Judges at the Special Tribunal for Lebanon on Wednesday said in an appeal ruling that the court could try four members of Hizbullah for the murder of former Lebanese prime minister Rafiq Hariri, AFP reported.
Lawyers for the four men argue that the UN-backed court set up to try them has no jurisdiction in the case.
The appeals chamber of the Special Tribunal, however, unanimously dismissed arguments submitted by the defense that the court was illegal, the tribunal said in a statement.
Defense lawyers launched a bid to have the court declared illegal in June, saying the UN Security Council had abused its powers when it set up the tribunal five years ago.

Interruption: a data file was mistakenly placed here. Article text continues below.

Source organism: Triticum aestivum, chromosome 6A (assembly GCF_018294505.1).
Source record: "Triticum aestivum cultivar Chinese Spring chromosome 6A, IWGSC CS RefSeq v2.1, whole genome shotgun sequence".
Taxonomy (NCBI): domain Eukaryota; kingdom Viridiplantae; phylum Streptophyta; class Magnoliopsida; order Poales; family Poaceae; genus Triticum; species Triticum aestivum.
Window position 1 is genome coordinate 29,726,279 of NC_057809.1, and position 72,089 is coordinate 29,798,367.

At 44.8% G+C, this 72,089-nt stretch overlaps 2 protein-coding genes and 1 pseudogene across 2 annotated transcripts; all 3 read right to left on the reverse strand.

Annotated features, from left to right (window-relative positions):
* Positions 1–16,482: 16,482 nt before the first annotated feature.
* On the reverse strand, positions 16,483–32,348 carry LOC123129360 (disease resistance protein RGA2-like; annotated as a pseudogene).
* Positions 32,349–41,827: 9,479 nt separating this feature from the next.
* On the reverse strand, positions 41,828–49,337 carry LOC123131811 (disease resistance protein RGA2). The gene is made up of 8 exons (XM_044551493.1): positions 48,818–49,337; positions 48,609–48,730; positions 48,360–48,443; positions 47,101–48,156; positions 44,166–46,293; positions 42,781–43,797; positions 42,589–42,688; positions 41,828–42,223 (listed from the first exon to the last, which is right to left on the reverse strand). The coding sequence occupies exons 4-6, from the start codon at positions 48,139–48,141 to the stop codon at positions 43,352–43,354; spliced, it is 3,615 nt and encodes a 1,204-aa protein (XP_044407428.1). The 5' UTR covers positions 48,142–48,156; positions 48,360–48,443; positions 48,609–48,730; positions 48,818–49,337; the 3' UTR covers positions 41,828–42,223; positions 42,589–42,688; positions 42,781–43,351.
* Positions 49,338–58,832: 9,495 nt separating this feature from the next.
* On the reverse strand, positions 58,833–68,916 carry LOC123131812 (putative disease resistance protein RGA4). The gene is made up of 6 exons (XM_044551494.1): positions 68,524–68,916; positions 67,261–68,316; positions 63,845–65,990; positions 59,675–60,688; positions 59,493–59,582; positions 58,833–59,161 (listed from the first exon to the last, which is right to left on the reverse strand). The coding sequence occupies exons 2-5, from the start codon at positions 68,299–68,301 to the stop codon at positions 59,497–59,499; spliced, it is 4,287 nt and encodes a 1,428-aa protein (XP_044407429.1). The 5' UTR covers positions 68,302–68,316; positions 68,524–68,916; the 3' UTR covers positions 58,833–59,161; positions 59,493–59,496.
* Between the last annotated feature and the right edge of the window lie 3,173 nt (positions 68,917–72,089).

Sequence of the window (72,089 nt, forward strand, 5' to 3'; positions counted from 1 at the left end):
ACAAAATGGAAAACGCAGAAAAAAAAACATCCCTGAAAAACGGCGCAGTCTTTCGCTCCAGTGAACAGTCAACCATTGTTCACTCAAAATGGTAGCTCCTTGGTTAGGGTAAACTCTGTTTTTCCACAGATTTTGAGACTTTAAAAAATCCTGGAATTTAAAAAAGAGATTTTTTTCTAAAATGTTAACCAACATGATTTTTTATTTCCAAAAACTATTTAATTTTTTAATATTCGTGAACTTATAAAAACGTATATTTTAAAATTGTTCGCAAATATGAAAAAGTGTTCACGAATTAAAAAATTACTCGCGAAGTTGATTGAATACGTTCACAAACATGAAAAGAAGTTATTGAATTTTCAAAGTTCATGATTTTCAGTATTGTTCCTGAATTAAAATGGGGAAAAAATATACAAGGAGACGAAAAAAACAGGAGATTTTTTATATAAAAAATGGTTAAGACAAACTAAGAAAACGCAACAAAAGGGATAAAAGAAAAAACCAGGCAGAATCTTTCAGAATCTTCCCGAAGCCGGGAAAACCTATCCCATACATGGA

Last August, the STL formally published indictments naming four Hizbullah terrorists for involvement in the assassination of Hariri and 22 others.
The four, Mustafa Amine Badreddine, Salim Jamil Ayyash, Hussein Hassan Oneissi and Assad Hassan Sabra, are still at large. Lebanon has said it cannot locate them, while Hizbullah leader Hassan Nasrallah has vowed never to turn them in. The terror group has dismissed the court as a U.S.-Israeli conspiracy.
Billionaire politician Hariri was killed in 2005 in a massive car bombing on the Beirut seafront along with 22 other people, including the suicide bomber.